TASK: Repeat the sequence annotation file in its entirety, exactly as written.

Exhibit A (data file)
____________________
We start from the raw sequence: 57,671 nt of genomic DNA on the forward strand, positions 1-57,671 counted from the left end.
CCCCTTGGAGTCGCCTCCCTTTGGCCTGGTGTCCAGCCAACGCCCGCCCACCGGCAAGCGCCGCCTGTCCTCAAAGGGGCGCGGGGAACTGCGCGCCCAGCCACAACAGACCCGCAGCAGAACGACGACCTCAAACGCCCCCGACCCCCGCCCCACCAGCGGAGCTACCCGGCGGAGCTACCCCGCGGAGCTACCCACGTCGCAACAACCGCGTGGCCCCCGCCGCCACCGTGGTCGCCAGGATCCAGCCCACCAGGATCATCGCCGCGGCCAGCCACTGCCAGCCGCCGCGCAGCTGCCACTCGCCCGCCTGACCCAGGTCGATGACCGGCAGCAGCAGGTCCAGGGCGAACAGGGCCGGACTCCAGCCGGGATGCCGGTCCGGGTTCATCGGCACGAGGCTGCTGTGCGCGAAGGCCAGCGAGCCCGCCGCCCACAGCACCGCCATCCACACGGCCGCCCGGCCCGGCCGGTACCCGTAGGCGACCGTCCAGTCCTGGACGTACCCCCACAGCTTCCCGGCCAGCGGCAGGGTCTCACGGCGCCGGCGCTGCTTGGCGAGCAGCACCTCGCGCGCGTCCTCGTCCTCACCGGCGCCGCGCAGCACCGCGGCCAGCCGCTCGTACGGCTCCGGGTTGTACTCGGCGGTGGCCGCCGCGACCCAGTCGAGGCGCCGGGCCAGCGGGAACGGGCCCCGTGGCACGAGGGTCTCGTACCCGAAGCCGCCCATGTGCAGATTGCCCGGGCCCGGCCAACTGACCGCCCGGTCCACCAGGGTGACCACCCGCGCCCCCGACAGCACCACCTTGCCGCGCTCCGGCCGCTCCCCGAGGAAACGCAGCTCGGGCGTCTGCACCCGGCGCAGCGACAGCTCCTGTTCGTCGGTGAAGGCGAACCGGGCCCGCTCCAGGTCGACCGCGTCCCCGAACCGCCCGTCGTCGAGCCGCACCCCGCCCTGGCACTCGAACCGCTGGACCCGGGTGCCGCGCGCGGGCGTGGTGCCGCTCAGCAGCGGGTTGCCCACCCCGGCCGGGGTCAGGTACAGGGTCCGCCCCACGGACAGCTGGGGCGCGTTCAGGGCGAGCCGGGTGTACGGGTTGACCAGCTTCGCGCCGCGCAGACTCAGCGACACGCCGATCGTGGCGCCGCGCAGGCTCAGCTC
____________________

We start from the raw sequence: 57,671 nt of genomic DNA on the forward strand, positions 1-57,671 counted from the left end.
CCCCTTGGAGTCGCCTCCCTTTGGCCTGGTGTCCAGCCAACGCCCGCCCACCGGCAAGCGCCGCCTGTCCTCAAAGGGGCGCGGGGAACTGCGCGCCCAGCCACAACAGACCCGCAGCAGAACGACGACCTCAAACGCCCCCGACCCCCGCCCCACCAGCGGAGCTACCCGGCGGAGCTACCCCGCGGAGCTACCCACGTCGCAACAACCGCGTGGCCCCCGCCGCCACCGTGGTCGCCAGGATCCAGCCCACCAGGATCATCGCCGCGGCCAGCCACTGCCAGCCGCCGCGCAGCTGCCACTCGCCCGCCTGACCCAGGTCGATGACCGGCAGCAGCAGGTCCAGGGCGAACAGGGCCGGACTCCAGCCGGGATGCCGGTCCGGGTTCATCGGCACGAGGCTGCTGTGCGCGAAGGCCAGCGAGCCCGCCGCCCACAGCACCGCCATCCACACGGCCGCCCGGCCCGGCCGGTACCCGTAGGCGACCGTCCAGTCCTGGACGTACCCCCACAGCTTCCCGGCCAGCGGCAGGGTCTCACGGCGCCGGCGCTGCTTGGCGAGCAGCACCTCGCGCGCGTCCTCGTCCTCACCGGCGCCGCGCAGCACCGCGGCCAGCCGCTCGTACGGCTCCGGGTTGTACTCGGCGGTGGCCGCCGCGACCCAGTCGAGGCGCCGGGCCAGCGGGAACGGGCCCCGTGGCACGAGGGTCTCGTACCCGAAGCCGCCCATGTGCAGATTGCCCGGGCCCGGCCAACTGACCGCCCGGTCCACCAGGGTGACCACCCGCGCCCCCGACAGCACCACCTTGCCGCGCTCCGGCCGCTCCCCGAGGAAACGCAGCTCGGGCGTCTGCACCCGGCGCAGCGACAGCTCCTGTTCGTCGGTGAAGGCGAACCGGGCCCGCTCCAGGTCGACCGCGTCCCCGAACCGCCCGTCGTCGAGCCGCACCCCGCCCTGGCACTCGAACCGCTGGACCCGGGTGCCGCGCGCGGGCGTGGTGCCGCTCAGCAGCGGGTTGCCCACCCCGGCCGGGGTCAGGTACAGGGTCCGCCCCACGGACAGCTGGGGCGCGTTCAGGGCGAGCCGGGTGTACGGGTTGACCAGCTTCGCGCCGCGCAGACTCAGCGACACGCCGATCGTGGCGCCGCGCAGGCTCAGCTC